Grade New York has played with heights and materials in the placement of these two sculptures. The interplay of color and plaster on Annie Morris’ Black Pigment, Stack 10, Cobalt Blue (2017) (foreground) versus the grandeur of bronze in Rebecca Warren’s Fascia IV (2010) (background) makes for a visually interesting contrast.
Background: A formal way to display sculpture is on a plinth. This adds height and grandeur, and can be used for all sorts of objects. Sculpture that acts as a pillar (in that it’s tall and narrow), is a clever way of adding art to the home. I love the idea of dedicating a space to this sort of work, as it adds a seriousness, no matter how playful the art is. A corner, an empty window bay or a location dividing two spaces are perfect spots for this kind of sculpture.
By adding different textures, heights, forms and subjects, this type of sculpture adds another element and layer to a home. It can be substantial or playful, filling a space that would otherwise be left bare to create a little bit of magic and wonder.
Photographer: Richard Powers
Designer: Grade New York
Douglas Coupland’s work, which explores notions of pop culture and society. He looks at consumerism, the environment and what these things mean to us all. Stacking Studies (2011) are glossy plastic and steel structures that soar high and are painted candy colors. Nodding to our obsession with disposables, I like that his work explores these ideas rather than outright criticizes them. He seems to search for a solution together with us.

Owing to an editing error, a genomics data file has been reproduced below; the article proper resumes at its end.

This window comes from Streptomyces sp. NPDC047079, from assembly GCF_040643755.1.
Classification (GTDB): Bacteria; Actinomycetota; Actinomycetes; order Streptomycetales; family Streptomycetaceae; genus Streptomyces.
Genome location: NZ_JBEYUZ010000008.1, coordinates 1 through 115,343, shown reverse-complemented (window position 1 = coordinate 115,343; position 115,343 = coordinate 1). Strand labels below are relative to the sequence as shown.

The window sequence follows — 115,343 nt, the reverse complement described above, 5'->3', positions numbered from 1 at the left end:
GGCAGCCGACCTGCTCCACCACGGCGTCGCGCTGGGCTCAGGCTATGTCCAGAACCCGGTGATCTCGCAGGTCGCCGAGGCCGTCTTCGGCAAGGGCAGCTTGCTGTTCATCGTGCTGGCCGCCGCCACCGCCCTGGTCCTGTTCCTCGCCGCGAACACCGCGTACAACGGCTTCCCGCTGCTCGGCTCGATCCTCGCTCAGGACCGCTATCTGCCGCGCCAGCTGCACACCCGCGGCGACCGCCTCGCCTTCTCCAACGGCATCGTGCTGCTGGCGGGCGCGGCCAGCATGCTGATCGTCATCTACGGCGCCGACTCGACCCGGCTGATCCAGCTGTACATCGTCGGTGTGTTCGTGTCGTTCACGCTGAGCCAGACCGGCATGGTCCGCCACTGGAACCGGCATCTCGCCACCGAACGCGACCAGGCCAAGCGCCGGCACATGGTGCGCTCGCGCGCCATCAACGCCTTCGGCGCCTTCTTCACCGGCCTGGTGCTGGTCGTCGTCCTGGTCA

Douglas Coupland is represented by Daniel Faria Gallery in Toronto; sculptures from this series are priced at $12,000 each.
Photographer: Courtesy of Daniel Faria Gallery
Source: Stacking Studies (2011) by Douglas Coupland
Another Canadian artist creating in this medium is
An Te Liu. Often working in bronze, An takes everyday objects (car parts, disco balls, Hello Kitty merchandise) and imagines what they’ll look like petrified, many generations from now. I love the way the work feels so grand, as his form is inspired by Henry Moore and Constantin Brâncuși, and yet the subject is both eerie and, somehow, funny.
An Te Liu has shown with Galerie Division in Montreal; prices start at $5,000.
Photographer: Galerie Division
Source: Venus Redux (2018) by An Te Liu
Author: Diana Hamm
House & Home September 2020